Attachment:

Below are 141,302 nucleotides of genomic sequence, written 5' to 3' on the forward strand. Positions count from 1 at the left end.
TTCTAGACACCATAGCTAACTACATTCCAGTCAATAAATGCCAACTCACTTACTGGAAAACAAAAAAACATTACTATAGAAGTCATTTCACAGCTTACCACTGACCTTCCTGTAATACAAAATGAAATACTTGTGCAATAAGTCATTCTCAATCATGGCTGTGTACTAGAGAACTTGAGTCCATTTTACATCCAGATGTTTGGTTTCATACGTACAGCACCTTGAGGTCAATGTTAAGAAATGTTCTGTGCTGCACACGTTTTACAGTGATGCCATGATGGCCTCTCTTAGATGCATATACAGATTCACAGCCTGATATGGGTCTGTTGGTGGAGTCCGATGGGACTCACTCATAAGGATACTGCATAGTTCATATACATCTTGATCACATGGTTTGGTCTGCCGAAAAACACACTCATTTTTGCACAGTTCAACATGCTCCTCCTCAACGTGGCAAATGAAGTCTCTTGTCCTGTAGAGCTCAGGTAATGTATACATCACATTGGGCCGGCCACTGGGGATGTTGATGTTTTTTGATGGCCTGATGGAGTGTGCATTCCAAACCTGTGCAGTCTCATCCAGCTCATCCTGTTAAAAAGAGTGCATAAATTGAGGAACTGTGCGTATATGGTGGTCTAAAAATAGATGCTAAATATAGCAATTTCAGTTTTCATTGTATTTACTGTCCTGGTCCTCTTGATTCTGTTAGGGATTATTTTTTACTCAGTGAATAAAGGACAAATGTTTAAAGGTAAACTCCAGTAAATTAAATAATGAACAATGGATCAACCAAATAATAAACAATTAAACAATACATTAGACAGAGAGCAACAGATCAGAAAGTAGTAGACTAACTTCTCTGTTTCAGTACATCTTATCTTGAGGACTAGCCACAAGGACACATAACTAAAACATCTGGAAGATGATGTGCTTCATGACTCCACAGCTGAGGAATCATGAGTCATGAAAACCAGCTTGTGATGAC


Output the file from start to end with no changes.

Below are 141,302 nucleotides of genomic sequence, written 5' to 3' on the forward strand. Positions count from 1 at the left end.
TTCTAGACACCATAGCTAACTACATTCCAGTCAATAAATGCCAACTCACTTACTGGAAAACAAAAAAACATTACTATAGAAGTCATTTCACAGCTTACCACTGACCTTCCTGTAATACAAAATGAAATACTTGTGCAATAAGTCATTCTCAATCATGGCTGTGTACTAGAGAACTTGAGTCCATTTTACATCCAGATGTTTGGTTTCATACGTACAGCACCTTGAGGTCAATGTTAAGAAATGTTCTGTGCTGCACACGTTTTACAGTGATGCCATGATGGCCTCTCTTAGATGCATATACAGATTCACAGCCTGATATGGGTCTGTTGGTGGAGTCCGATGGGACTCACTCATAAGGATACTGCATAGTTCATATACATCTTGATCACATGGTTTGGTCTGCCGAAAAACACACTCATTTTTGCACAGTTCAACATGCTCCTCCTCAACGTGGCAAATGAAGTCTCTTGTCCTGTAGAGCTCAGGTAATGTATACATCACATTGGGCCGGCCACTGGGGATGTTGATGTTTTTTGATGGCCTGATGGAGTGTGCATTCCAAACCTGTGCAGTCTCATCCAGCTCATCCTGTTAAAAAGAGTGCATAAATTGAGGAACTGTGCGTATATGGTGGTCTAAAAATAGATGCTAAATATAGCAATTTCAGTTTTCATTGTATTTACTGTCCTGGTCCTCTTGATTCTGTTAGGGATTATTTTTTACTCAGTGAATAAAGGACAAATGTTTAAAGGTAAACTCCAGTAAATTAAATAATGAACAATGGATCAACCAAATAATAAACAATTAAACAATACATTAGACAGAGAGCAACAGATCAGAAAGTAGTAGACTAACTTCTCTGTTTCAGTACATCTTATCTTGAGGACTAGCCACAAGGACACATAACTAAAACATCTGGAAGATGATGTGCTTCATGACTCCACAGCTGAGGAATCATGAGTCATGAAAACCAGCTTGTGATGAC